In a way, Majid Gul, 36, done both. Gul, a Pashtun from Pakistan’s Swat Valley, moved to Kyiv with his Ukrainian wife in 2010 and later became a Ukrainian citizen (and, briefly, a player on Ukraine’s national cricket team.) The couple, who met while studying in Athens, had been raising three children together. Gul just dropped them all off at the Polish border, glad that they at least were heading to safety.

Soldiers at the Lviv train station on March 4.

Ukrainian soldiers at the Lviv train station on March 4.

“The mujahideen in Afghanistan defeated the Russians before—and many of those men were Pashtun like me. This time, I will help too,” he said, half joking, but with a hint of urgency. He sat in the dark train compartment, declining a drink when the wine went around. 

He said he was not afraid, because he is fighting for his family and his country. While his parents and siblings still live in Pakistan, Gul—who is also fluent in English, Russian, and Ukrainian—explained that he felt more Ukrainian than Pakistani; even his children don’t speak his native Pashto.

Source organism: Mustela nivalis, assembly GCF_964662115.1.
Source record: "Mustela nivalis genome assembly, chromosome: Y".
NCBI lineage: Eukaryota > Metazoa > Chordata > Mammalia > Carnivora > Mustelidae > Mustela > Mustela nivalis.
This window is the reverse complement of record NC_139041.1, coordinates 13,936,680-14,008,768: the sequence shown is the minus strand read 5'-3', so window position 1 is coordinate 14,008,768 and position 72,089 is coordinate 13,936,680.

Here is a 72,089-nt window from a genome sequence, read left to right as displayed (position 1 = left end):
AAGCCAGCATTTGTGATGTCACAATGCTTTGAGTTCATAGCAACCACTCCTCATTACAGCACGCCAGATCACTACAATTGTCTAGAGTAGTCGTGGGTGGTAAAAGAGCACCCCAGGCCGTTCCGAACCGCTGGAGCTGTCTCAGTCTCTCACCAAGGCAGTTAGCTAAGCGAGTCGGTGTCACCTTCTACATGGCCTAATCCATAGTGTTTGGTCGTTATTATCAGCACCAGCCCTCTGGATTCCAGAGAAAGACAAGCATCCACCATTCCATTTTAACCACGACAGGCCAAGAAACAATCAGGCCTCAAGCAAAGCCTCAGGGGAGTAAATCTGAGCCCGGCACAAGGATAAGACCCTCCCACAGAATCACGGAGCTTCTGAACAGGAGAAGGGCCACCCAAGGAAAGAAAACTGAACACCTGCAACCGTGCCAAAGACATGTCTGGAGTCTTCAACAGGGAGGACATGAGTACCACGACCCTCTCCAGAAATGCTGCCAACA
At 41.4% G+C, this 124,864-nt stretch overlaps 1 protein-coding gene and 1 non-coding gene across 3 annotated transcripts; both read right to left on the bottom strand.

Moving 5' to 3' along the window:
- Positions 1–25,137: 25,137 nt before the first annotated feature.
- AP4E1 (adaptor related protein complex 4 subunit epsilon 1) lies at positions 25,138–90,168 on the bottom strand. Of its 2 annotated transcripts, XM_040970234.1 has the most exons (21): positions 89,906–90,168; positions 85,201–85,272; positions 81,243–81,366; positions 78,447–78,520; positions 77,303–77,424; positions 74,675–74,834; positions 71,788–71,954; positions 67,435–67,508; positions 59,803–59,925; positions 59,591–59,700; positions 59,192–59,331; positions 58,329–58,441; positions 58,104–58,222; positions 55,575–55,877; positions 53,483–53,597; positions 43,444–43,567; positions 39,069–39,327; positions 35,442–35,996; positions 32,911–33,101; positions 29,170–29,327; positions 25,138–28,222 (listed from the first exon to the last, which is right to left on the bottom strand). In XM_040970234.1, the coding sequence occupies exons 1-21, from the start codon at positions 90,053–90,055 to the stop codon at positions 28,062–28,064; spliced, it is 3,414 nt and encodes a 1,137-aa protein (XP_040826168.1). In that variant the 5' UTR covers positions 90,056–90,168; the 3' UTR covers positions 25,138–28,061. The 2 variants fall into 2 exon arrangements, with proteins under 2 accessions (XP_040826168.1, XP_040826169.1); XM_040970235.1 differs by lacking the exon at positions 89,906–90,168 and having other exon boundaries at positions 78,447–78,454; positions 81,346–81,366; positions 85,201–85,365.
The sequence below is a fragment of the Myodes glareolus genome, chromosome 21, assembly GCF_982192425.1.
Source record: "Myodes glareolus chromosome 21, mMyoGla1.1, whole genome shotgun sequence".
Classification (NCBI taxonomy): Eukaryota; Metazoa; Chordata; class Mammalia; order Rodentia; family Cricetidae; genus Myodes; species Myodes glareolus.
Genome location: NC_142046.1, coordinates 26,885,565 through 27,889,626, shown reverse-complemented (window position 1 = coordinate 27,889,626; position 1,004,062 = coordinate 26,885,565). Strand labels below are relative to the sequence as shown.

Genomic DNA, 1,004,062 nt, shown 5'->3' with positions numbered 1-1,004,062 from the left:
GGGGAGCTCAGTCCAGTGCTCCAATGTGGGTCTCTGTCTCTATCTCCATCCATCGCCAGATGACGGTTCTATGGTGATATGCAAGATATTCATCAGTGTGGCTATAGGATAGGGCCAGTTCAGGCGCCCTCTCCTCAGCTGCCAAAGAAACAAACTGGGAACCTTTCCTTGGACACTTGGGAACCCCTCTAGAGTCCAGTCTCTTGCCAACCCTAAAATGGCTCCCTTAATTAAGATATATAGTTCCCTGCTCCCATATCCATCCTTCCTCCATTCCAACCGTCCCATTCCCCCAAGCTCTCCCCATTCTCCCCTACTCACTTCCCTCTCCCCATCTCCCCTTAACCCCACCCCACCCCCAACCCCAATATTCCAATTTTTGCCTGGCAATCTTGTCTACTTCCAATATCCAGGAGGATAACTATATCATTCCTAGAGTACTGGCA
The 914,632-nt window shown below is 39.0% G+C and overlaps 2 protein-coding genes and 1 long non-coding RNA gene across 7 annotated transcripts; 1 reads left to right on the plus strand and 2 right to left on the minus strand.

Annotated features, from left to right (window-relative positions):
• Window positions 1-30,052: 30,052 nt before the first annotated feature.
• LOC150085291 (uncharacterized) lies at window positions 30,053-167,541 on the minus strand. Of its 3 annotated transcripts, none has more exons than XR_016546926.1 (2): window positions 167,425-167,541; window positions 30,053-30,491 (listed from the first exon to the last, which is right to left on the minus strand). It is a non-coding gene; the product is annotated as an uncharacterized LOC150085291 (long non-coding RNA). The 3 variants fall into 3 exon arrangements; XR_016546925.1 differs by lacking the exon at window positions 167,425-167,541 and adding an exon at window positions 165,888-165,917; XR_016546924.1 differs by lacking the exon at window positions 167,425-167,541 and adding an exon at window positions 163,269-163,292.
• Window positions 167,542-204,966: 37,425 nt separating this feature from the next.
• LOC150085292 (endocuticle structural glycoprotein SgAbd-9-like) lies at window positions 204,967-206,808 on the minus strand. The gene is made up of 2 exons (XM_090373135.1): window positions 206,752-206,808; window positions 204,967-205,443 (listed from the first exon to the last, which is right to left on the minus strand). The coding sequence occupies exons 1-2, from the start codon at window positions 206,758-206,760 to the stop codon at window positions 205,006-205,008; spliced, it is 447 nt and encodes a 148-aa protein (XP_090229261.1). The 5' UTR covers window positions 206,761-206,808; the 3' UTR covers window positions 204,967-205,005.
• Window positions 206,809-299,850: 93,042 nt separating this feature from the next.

“Ukraine is where I’ve found my freedom, and I now witness it being taken away from me,” he said. “That’s why I’m going to fight.” 

War, he said, is “sadly” familiar to him. He grew up amid regular attacks by the Pakistani Taliban, and last spring, on a regular visit to Afghanistan to purchase precious stones—part of his import-export job—he was detained by the Afghan Taliban on his way to Khost province. “They thought I was a Pakistani spy,” he said. “They questioned me for two days before letting me go. I wasn’t afraid of them, and I’m not afraid of the Russians.” 

That attitude is widespread across the country, said one of the train’s conductors, Ivan Ilchuk, 40. He said he’d seen hundreds of men heading toward the front line every day. “They are coming from all directions,” he said. “Most of them haven’t been soldiers before, so they are now signing up for army training camps to get equipped.”

A few hours into the trip, many of the men had passed out: The Pepsi bottle of wine was empty, and the overheated compartments made for a drowsy night. But Slava wanted to share one last thought before going to sleep. He typed it out again on his phone and translated it.

“The hardest part is that I might never see my son again,” he wrote, “but I know that he will be proud of me.”

Stefanie Glinski is a journalist covering conflicts and crises with a focus on Afghanistan and the wider Middle East. Twitter: @stephglinski